Yachts. Mansions. Extravagant dinner parties. Life is good for the founders of one of the nation's biggest government debt collectors.
That firm, Linebarger Goggan Blair & Sampson, rakes in big money from government contracts that allow it to pursue debtors over toll violations, taxes and parking tickets. While the debts often start small, the Austin-based firm charges high fees, which can add hundreds or even thousands of dollars to the bill.
After growing this business from a small Texas law firm in the late 1970's to a nationwide debt collection powerhouse, the firm's founders and top brass have walked away with millions of dollars.
That was mostly due to a big buyout that occurred in 2006, as a group of five founders and managing partners -- including Dale Linebarger and another firm namesake Jim Blair -- readied for retirement. As part of the deal, they received a reported $230 million -- with individual payouts ranging from $25 million to nearly $60 million, according to former partners and a lawsuit filed by a former Linebarger attorney who was disgruntled about his salary at the firm.
Linebarger wouldn’t confirm any numbers, but said the buyout packages were well-earned. “These former partners had built a large, successful, national enterprise over the course of several decades,” said Linebarger partner and chief markering officer Michael Vallandingham. “They were pioneers in the tax collection industry in Texas.”
Retiring rich from a successful law firm is not unusual. But in the case of Linebarger’s top partners, their millions stemmed from contracts with government agencies that had them chasing down debtors for sometimes miniscule amounts. The firm also noted that some former partners have had other sources of income as well.
Jim Blair, a former partner who was with the firm since its early years, isn’t shy about his wealth. His nearly 12,000 square-foot home, dubbed “The Blair House,” even has its own website. Blair did not respond to repeated requests for comment.
For more than a decade, Blair and his wife, a successful attorney with her own firm, have hosted hundreds of political and charitable events at the mansion, entertaining the likes of former Governor Rick Perry and U.S. Senator John Cornyn, according to the site. One 2013 political fundraiser at the home, for example, cost as much as $5,200 per person.
A private movie theater inside the estate boasts a 119-inch screen and leather recliners. In the library, a secret wine closet is hidden behind a bookcase. A giant Texas flag is sometimes draped proudly over the front entryway. There’s even a statue of a fake butler that greets people at the door.
It’s so over-the-top that it has been chosen as a setting for a swimsuit calendar shoot for the Houston Rockets, a strangely erotic soap commercial and a bizarre R&B music video where little-known singer AJ Alderete parades around the estate with an entourage of women.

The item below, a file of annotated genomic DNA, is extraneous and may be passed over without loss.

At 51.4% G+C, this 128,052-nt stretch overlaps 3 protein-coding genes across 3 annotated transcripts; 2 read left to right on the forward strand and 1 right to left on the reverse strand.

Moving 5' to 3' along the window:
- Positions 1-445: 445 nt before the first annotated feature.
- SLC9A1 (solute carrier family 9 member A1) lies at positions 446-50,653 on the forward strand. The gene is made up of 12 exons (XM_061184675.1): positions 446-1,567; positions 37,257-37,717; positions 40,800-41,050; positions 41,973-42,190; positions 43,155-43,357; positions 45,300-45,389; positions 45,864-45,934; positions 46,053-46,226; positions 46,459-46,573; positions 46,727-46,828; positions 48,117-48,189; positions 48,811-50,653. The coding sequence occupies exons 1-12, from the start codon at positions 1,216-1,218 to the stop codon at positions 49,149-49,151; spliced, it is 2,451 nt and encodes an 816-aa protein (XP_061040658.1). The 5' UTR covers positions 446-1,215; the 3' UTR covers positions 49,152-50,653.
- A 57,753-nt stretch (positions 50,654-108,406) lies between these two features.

The Blair House is currently listed for sale for $5 million, with one real estate listing calling the property an “area landmark.”
Among the Blairs’ other pricey possessions: fancy cars and a 57-foot historic wooden boat, Yacht Serenity, which also has its own website.
Bill King, a former partner who also got a cut of the buyout, is a boating connoisseur as well. He has raced his 45-foot catamaran, Hard Times, in multiple regattas. His other boat, Echelon, is even bigger, at 63 feet, boat registrations show.
King had been mayor of the nearby city of Kemah while working at Linebarger, and is now reportedly running for the Mayor of Houston. He did not respond to requests for comment.
Dale Linebarger and his wife, a former state representative, have held a lot of political sway as well. The couple has poured more than $300,000 of their own funds into federal and Texas state political campaigns since 2000.
Their mansion in Austin, which is valued at more than $3 million, boasts Corinthian columns, a conservatory, an outdoor pool, a fitness center and guest house. The nearly 10,000 square-foot home was built in the 1920s, and the city designated it a historic landmark in 2009.
Linebarger wouldn’t confirm how much he received in the buyout, but said he was happy with the amount.
He said he doesn’t think the firm’s founders should have to apologize for their success. Like any enterprising businessman, he said he’s proud of what he helped to build.
“I don’t know how to comment on the fact that you are successful in what you do and you work really hard and achieve success,” he said.
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CNN Library contributed to this report